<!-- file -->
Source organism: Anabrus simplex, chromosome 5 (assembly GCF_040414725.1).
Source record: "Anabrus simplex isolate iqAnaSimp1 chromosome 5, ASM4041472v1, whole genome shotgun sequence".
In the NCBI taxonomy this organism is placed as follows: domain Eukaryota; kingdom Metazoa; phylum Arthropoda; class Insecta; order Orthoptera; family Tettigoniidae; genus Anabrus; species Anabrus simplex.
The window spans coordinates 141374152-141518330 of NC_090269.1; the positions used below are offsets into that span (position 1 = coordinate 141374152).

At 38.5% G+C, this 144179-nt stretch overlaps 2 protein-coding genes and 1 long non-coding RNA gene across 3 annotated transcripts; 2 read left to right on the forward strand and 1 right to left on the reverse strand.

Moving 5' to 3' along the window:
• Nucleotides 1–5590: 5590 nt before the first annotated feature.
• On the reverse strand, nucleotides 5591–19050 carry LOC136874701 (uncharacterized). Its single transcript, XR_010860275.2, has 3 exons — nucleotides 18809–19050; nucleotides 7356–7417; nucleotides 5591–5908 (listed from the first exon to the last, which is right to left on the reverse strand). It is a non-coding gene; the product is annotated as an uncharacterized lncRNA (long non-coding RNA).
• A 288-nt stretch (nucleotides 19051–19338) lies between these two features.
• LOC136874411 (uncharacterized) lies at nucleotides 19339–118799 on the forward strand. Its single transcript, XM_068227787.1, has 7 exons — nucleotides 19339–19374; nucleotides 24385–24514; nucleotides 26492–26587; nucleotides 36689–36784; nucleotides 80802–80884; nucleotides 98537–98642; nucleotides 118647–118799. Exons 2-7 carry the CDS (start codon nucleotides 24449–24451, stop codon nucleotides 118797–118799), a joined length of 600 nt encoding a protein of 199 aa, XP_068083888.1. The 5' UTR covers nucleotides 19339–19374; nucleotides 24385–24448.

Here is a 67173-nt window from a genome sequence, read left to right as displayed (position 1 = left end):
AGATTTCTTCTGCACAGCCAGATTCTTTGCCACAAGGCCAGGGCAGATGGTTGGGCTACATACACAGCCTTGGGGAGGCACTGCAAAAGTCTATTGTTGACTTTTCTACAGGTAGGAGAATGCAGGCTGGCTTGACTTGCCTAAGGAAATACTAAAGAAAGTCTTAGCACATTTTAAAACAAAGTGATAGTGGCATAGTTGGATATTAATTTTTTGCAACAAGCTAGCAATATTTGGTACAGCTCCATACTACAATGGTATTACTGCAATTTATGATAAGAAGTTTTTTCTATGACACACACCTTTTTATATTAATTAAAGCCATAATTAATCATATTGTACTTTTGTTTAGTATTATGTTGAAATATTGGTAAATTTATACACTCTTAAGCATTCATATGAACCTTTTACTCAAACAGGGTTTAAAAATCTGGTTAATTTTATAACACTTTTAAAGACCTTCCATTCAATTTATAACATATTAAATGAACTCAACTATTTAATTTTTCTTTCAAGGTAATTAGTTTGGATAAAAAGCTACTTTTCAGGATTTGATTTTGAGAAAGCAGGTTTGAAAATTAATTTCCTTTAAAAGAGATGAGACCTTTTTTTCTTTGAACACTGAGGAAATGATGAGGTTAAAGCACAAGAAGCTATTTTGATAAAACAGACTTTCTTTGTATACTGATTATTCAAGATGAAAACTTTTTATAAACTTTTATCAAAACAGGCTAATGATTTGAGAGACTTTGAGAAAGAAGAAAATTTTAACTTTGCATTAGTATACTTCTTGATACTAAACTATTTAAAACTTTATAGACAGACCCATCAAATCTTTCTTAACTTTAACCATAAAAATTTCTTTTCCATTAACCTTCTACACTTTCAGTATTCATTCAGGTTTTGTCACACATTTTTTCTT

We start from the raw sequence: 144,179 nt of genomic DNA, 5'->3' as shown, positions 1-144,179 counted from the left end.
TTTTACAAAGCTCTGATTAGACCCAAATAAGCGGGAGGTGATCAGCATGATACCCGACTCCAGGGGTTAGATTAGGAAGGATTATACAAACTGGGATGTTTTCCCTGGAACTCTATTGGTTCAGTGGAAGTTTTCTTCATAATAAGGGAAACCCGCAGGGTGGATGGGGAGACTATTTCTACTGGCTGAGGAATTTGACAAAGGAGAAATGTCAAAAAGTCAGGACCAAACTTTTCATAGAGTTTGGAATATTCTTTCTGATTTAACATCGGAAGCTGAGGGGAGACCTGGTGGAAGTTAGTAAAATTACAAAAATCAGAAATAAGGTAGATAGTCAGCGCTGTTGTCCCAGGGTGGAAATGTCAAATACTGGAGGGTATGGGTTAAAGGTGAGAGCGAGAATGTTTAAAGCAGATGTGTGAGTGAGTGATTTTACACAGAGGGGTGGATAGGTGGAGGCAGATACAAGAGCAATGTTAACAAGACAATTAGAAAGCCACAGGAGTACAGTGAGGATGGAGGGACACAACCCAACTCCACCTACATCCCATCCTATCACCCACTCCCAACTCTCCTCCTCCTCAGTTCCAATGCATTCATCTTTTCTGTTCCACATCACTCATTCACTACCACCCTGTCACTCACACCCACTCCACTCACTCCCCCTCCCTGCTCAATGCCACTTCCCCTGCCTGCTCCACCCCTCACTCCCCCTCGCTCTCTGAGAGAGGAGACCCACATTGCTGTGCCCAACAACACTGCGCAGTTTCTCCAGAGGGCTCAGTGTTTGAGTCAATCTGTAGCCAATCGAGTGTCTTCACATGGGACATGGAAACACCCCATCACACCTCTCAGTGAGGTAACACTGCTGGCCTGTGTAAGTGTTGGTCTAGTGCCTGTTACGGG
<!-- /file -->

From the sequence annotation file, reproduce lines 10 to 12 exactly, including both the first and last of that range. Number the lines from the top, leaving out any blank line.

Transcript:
• LOC136874411 (uncharacterized) lies at nucleotides 19339–118799 on the forward strand. Its single transcript, XM_068227787.1, has 7 exons — nucleotides 19339–19374; nucleotides 24385–24514; nucleotides 26492–26587; nucleotides 36689–36784; nucleotides 80802–80884; nucleotides 98537–98642; nucleotides 118647–118799. Exons 2-7 carry the CDS (start codon nucleotides 24449–24451, stop codon nucleotides 118797–118799), a joined length of 600 nt encoding a protein of 199 aa, XP_068083888.1. The 5' UTR covers nucleotides 19339–19374; nucleotides 24385–24448.

Here is a 67173-nt window from a genome sequence, read left to right as displayed (position 1 = left end):
AGATTTCTTCTGCACAGCCAGATTCTTTGCCACAAGGCCAGGGCAGATGGTTGGGCTACATACACAGCCTTGGGGAGGCACTGCAAAAGTCTATTGTTGACTTTTCTACAGGTAGGAGAATGCAGGCTGGCTTGACTTGCCTAAGGAAATACTAAAGAAAGTCTTAGCACATTTTAAAACAAAGTGATAGTGGCATAGTTGGATATTAATTTTTTGCAACAAGCTAGCAATATTTGGTACAGCTCCATACTACAATGGTATTACTGCAATTTATGATAAGAAGTTTTTTCTATGACACACACCTTTTTATATTAATTAAAGCCATAATTAATCATATTGTACTTTTGTTTAGTATTATGTTGAAATATTGGTAAATTTATACACTCTTAAGCATTCATATGAACCTTTTACTCAAACAGGGTTTAAAAATCTGGTTAATTTTATAACACTTTTAAAGACCTTCCATTCAATTTATAACATATTAAATGAACTCAACTATTTAATTTTTCTTTCAAGGTAATTAGTTTGGATAAAAAGCTACTTTTCAGGATTTGATTTTGAGAAAGCAGGTTTGAAAATTAATTTCCTTTAAAAGAGATGAGACCTTTTTTTCTTTGAACACTGAGGAAATGATGAGGTTAAAGCACAAGAAGCTATTTTGATAAAACAGACTTTCTTTGTATACTGATTATTCAAGATGAAAACTTTTTATAAACTTTTATCAAAACAGGCTAATGATTTGAGAGACTTTGAGAAAGAAGAAAATTTTAACTTTGCATTAGTATACTTCTTGATACTAAACTATTTAAAACTTTATAGACAGACCCATCAAATCTTTCTTAACTTTAACCATAAAAATTTCTTTTCCATTAACCTTCTACACTTTCAGTATTCATTCAGGTTTTGTCACACATTTTTTCTT